For Americans, I suggest that this means more than seeking retribution from the Donald. While I do not doubt that he is culpable, I feel that such simplistic scapegoating, belies the true nature of American exceptionalism, of the bipartisan dialectic of its military-industrial project: War on Crime – Globalization – War on Terror – Yes, we Can! – Make America Great Again! The Republican Party will want to purge the memory of their willing Trumpian engagement from the record and the Democrats will want to foreground this entanglement for political advantage, but all this will distract us from their reciprocal complicity in their nation descent from democracy into oligarchy and authoritarianism.
Fascism must be distinguished from other kinds of authoritarianism and dictatorship and according to Gaetano Salvemini its key characteristic is the displacement of democracy and due process by what Robert Paxton has paraphrased as the “acclamation of the street.” Unlike other forms of oppression, fascism redirects the peoples’ passions into “an obligatory domestic unity” based on scapegoating within the nation and xenophobia without. In this definition the term ‘fascist’ can not be applied to even the most oppressive predemocratic dictatorships as it involves the idea of sliding away from free institutions in pursuit of a nationalist imperative.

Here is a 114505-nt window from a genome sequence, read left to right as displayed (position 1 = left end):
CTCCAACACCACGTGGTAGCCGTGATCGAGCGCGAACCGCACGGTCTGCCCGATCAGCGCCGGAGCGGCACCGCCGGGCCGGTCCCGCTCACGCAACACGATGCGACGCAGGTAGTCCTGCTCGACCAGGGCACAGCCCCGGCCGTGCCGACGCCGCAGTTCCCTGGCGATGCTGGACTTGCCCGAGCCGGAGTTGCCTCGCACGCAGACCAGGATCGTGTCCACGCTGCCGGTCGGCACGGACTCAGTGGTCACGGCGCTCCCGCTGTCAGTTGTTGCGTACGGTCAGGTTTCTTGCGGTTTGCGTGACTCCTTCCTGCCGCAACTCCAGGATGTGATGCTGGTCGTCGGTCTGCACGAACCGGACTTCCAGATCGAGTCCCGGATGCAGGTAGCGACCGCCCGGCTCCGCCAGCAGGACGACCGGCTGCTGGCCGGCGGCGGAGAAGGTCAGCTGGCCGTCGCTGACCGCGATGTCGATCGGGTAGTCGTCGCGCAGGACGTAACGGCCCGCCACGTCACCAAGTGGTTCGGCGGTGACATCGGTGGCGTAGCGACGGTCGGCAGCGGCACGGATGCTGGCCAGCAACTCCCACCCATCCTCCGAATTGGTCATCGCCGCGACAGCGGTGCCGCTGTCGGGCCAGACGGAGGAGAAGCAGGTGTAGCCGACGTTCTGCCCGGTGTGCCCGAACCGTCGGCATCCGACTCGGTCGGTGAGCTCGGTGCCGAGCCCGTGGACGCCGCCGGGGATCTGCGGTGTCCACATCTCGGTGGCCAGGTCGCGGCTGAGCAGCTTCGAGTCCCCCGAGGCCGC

In The Anatomy of Fascism Paxton proposes five stages in this decline. Stage One is the establishment of radical Right movements with some explicit or implicit link to fascism. He asserts that this has been the situation in “every industrial, urbanized society with mass politics” since the end of World War II. In Stage Two, these movements become rooted in their political systems as the mainstream elites start to cultivate and direct them against purported internal enemies. Stage Three is the seizure of power, Stage Four, the exercise of power and Stage Five involves the movements radicalization or entropy.